Philip Greatrex: An empty gesture toward Mojo Mathers

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Green MP Mojo Mathers during her maiden speech in Parliament, Wellington. Photo / Mark Mitchell
Green MP Mojo Mathers during her maiden speech in Parliament, Wellington. Photo / Mark Mitchell

Something many people may have forgotten is that there were two elections last November. That third little tick more than half of us put down on our ballot cards showed that it was the will of the public to keep MMP as our electoral system.

New Zealanders recognised that the level of fairness and equality that this model permitted was far greater than the other alternatives. They recognised that it was the model that had allowed for more gender equality, ethnic diversity and religious inclusion in our House of Representatives. It was the system that allowed for the best possible representation of society to speak for us as our Members of Parliament.

It was because of this electoral model that Mojo Mathers was able to join Parliament, to the joy of not only the deaf community, but to everyone who advocates equality of opportunity. Having the disabled community directly represented in Parliament was a beacon of hope for advancing understanding and tolerance of disabilities, not just in Government, but across society.

So it was with great sadness that I read that Ms. Mathers and the Green Party were being required to fund her involvement in Parliament. This defies the whole point of MMP's diversity of political representation, and has been a striking blow to one of the deaf community's biggest triumphs. Yet what this story did was highlight exactly why we need people like Ms. Mathers in Parliament.

Ms Mathers is by no means the first deaf person to face communication difficulties at her place of employment, nor will she be the last. Yet being in a public position of leadership and advocacy has allowed her to bring these issues centre stage. This is not a problem limited to Ms Mathers and Parliamentary Services; it is one that is faced by all people with disabilities and their employers.

Inevitably, it is a situation that requires the compromise and understanding of both parties to strike a balance between the practical realities of the workplace and the provision of the necessary facilities that people with disabilities require. Inevitably there is a limit to what resources are available, and a line has to be drawn somewhere.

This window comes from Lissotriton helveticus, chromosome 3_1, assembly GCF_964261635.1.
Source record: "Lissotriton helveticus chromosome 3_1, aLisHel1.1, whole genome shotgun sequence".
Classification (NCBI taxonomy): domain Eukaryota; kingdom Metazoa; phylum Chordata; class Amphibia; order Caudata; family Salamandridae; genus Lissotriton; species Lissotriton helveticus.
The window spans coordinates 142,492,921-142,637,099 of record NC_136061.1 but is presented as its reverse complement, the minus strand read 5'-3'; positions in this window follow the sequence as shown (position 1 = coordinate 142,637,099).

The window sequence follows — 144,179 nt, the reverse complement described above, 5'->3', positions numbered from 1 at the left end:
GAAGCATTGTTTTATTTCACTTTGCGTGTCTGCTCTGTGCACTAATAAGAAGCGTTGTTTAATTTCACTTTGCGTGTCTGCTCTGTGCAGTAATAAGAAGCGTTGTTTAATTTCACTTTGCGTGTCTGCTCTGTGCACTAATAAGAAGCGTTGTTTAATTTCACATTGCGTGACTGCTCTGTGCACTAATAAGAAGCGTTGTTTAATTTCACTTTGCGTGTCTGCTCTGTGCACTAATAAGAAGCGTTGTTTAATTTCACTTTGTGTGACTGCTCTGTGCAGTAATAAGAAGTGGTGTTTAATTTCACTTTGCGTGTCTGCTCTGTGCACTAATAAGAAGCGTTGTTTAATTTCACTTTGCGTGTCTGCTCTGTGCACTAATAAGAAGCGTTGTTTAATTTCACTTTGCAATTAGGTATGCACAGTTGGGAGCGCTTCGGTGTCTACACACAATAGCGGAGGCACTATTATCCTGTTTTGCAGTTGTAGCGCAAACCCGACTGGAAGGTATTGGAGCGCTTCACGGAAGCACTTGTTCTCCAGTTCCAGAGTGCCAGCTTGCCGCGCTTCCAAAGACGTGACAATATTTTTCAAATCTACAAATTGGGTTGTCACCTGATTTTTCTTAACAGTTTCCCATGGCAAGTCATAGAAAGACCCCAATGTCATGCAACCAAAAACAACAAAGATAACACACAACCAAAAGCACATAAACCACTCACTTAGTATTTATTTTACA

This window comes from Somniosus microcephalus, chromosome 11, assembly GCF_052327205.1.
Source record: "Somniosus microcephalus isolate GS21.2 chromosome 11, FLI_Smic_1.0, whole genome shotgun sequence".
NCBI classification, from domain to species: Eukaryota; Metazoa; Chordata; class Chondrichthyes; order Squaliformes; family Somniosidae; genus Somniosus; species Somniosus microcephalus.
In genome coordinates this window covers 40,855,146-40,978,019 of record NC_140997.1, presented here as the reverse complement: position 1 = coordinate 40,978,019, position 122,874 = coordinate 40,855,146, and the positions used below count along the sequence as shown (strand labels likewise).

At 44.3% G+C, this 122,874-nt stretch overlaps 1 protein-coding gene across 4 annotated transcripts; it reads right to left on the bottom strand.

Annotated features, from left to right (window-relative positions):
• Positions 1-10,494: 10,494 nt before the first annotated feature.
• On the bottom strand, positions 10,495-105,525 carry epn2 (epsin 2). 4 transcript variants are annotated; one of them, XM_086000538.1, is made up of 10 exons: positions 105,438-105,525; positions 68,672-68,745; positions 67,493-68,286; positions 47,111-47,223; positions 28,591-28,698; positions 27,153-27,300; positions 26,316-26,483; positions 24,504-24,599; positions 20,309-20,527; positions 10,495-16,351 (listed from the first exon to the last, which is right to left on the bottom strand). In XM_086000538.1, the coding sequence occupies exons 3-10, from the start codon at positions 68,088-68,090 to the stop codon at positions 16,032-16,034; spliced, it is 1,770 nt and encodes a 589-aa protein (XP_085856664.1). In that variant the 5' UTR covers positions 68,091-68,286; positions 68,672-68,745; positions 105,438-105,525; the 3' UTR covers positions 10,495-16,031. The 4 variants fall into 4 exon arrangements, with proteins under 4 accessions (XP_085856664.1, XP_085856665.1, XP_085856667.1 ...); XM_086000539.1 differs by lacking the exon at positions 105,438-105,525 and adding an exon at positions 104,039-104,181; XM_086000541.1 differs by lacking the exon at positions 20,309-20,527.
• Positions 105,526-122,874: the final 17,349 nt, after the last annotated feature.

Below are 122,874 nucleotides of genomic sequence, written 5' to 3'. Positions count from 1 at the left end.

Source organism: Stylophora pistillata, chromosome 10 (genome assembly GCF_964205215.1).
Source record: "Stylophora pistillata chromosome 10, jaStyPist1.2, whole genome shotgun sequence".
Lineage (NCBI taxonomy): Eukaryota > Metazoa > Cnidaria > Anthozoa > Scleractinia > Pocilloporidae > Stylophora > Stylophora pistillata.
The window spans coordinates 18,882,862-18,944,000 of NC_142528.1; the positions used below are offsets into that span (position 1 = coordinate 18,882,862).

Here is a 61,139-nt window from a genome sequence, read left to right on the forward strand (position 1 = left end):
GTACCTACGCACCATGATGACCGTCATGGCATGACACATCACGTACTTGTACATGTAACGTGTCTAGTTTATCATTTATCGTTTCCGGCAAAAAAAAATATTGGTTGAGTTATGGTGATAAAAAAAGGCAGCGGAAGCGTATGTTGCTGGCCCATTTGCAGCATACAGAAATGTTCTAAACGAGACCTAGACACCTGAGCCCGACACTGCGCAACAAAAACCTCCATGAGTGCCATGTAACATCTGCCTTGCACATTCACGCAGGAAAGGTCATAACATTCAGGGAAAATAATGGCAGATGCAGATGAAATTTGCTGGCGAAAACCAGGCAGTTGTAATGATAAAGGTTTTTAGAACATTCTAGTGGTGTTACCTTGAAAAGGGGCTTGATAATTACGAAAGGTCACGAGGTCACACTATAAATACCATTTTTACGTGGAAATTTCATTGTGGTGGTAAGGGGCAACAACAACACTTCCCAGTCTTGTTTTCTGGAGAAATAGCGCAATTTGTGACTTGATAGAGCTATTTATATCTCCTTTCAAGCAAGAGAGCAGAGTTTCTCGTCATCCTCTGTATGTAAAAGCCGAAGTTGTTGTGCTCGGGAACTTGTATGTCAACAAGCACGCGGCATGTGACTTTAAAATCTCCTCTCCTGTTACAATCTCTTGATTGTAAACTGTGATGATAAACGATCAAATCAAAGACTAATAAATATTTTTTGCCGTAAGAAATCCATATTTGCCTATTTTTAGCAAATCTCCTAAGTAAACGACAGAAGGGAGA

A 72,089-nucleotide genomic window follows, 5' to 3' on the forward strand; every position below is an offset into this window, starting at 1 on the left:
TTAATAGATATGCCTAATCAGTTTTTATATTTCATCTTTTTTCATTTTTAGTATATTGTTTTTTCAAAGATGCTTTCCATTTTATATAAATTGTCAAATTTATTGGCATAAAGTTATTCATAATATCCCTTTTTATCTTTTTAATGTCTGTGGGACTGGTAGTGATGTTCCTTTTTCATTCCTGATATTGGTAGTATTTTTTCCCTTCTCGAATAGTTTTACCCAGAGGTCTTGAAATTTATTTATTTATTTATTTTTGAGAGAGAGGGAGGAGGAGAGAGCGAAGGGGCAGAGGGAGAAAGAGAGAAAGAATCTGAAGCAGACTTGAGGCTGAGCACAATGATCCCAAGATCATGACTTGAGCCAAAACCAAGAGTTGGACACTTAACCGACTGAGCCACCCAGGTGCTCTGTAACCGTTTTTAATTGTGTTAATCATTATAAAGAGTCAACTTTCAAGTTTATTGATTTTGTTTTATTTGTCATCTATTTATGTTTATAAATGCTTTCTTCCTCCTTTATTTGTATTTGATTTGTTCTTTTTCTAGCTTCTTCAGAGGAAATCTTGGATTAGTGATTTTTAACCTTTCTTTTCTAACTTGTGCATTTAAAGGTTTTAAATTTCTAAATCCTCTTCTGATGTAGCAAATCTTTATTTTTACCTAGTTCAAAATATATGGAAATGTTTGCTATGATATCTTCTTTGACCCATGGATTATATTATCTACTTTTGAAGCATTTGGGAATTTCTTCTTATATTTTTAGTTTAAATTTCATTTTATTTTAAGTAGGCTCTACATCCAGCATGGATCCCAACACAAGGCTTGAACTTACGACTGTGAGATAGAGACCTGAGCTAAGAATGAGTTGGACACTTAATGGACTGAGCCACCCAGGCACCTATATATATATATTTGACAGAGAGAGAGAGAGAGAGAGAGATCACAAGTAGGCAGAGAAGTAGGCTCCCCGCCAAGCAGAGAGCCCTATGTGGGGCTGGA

This is precisely where political leadership comes into play. It is a fundamental tenant of a Parliamentary democracy that we elect our MPs is to represent us and act in our best interests, and recognise that while some MPs may not speak for us, they do speak for some. Parliament and politicians need to lead by example, and what better example to set than facilitating and encouraging Ms Mathers' full and active participation in the House.

The Speaker and Parliamentary Services have a chance to set a phenomenal precedent for employers across the country as to how issues of disability can be recognised, discussed and constructively addressed so that everyone is able to perform their job ably and capably.

Some may recall that Parliament faced similar problems with the debate about Maori translators in the House. The inclusion of Maori MPs would have simply been an empty gesture had they been unable to speak to the House in Te Reo. Out of recognition of this, a translation service was provided, and to this day MPs are able to listen to a real-time translation of Maori to English or vice-versa should any MP wish to debate in Te Reo.
Parliament unanimously decided to make New Zealand Sign Language the third official language of New Zealand in 2006. It was recognised and designated as such, along with Te Reo, out of recognition of the fact that not only is it the primary language spoken by over 24,000 New Zealanders, but also in the interests of equality and acknowledgement of the principle that disabilities ought not hinder someone's quality of life.

It is why we have wheelchair ramps. It is why we have ridges at pedestrian crossings so blind people know when to stop. It is why buses can lower their door to the kerb. It is why guide dogs can travel on trains for free. It is why we support our athletes at the Paralympics, why buses reserve seats for the disabled and why modern elevator buttons are printed in Braille.

Over time society has come to recognise the fact that disabilities are an integral part of the world we live in, and so instead of ignoring the challenges that they face we must embrace and work together to solve them. People do not choose to be disabled. It is a burden that they must carry for their whole lives, and as such society has a duty to do everything they can to make the lives of these people just that little bit easier, and it should start from the top in Government.

Disability should not be a barrier to employment, and Ms. Mathers' entry into Parliament has highlighted this fundamental principle of equality. This is why we need her in Parliament, and this is why we need her to be able to be able to participate as easily as all of the other MPs, otherwise her inclusion is simply an empty gesture. She will not be the last deaf MP, nor will she be the only disabled MP. We need to set a benchmark now so that future generations can take part and get involved in spite of whatever disability they may face.

* Philip Greatrex is a student of Political Studies and History at the University of Auckland

- NZ Herald

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